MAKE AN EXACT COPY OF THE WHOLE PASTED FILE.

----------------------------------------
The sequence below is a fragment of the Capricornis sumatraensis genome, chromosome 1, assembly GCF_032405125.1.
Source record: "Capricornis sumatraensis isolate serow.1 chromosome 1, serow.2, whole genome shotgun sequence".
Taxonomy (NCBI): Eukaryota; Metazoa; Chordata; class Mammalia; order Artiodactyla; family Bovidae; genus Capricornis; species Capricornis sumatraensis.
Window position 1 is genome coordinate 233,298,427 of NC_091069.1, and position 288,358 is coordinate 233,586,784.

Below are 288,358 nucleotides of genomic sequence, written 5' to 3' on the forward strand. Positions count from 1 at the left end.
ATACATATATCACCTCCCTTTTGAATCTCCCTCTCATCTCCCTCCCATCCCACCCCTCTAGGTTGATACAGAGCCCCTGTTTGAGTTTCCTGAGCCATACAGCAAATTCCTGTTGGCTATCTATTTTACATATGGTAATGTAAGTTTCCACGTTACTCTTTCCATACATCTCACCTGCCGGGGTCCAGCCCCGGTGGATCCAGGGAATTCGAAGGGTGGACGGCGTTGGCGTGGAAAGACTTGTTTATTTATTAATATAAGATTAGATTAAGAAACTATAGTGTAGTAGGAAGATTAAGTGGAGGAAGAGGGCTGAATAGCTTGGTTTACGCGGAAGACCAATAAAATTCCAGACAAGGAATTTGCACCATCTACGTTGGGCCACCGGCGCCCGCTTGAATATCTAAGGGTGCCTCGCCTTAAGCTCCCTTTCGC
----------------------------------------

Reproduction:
The sequence below is a fragment of the Capricornis sumatraensis genome, chromosome 1, assembly GCF_032405125.1.
Source record: "Capricornis sumatraensis isolate serow.1 chromosome 1, serow.2, whole genome shotgun sequence".
Taxonomy (NCBI): Eukaryota; Metazoa; Chordata; class Mammalia; order Artiodactyla; family Bovidae; genus Capricornis; species Capricornis sumatraensis.
Window position 1 is genome coordinate 233,298,427 of NC_091069.1, and position 288,358 is coordinate 233,586,784.

Below are 288,358 nucleotides of genomic sequence, written 5' to 3' on the forward strand. Positions count from 1 at the left end.
ATACATATATCACCTCCCTTTTGAATCTCCCTCTCATCTCCCTCCCATCCCACCCCTCTAGGTTGATACAGAGCCCCTGTTTGAGTTTCCTGAGCCATACAGCAAATTCCTGTTGGCTATCTATTTTACATATGGTAATGTAAGTTTCCACGTTACTCTTTCCATACATCTCACCTGCCGGGGTCCAGCCCCGGTGGATCCAGGGAATTCGAAGGGTGGACGGCGTTGGCGTGGAAAGACTTGTTTATTTATTAATATAAGATTAGATTAAGAAACTATAGTGTAGTAGGAAGATTAAGTGGAGGAAGAGGGCTGAATAGCTTGGTTTACGCGGAAGACCAATAAAATTCCAGACAAGGAATTTGCACCATCTACGTTGGGCCACCGGCGCCCGCTTGAATATCTAAGGGTGCCTCGCCTTAAGCTCCCTTTCGC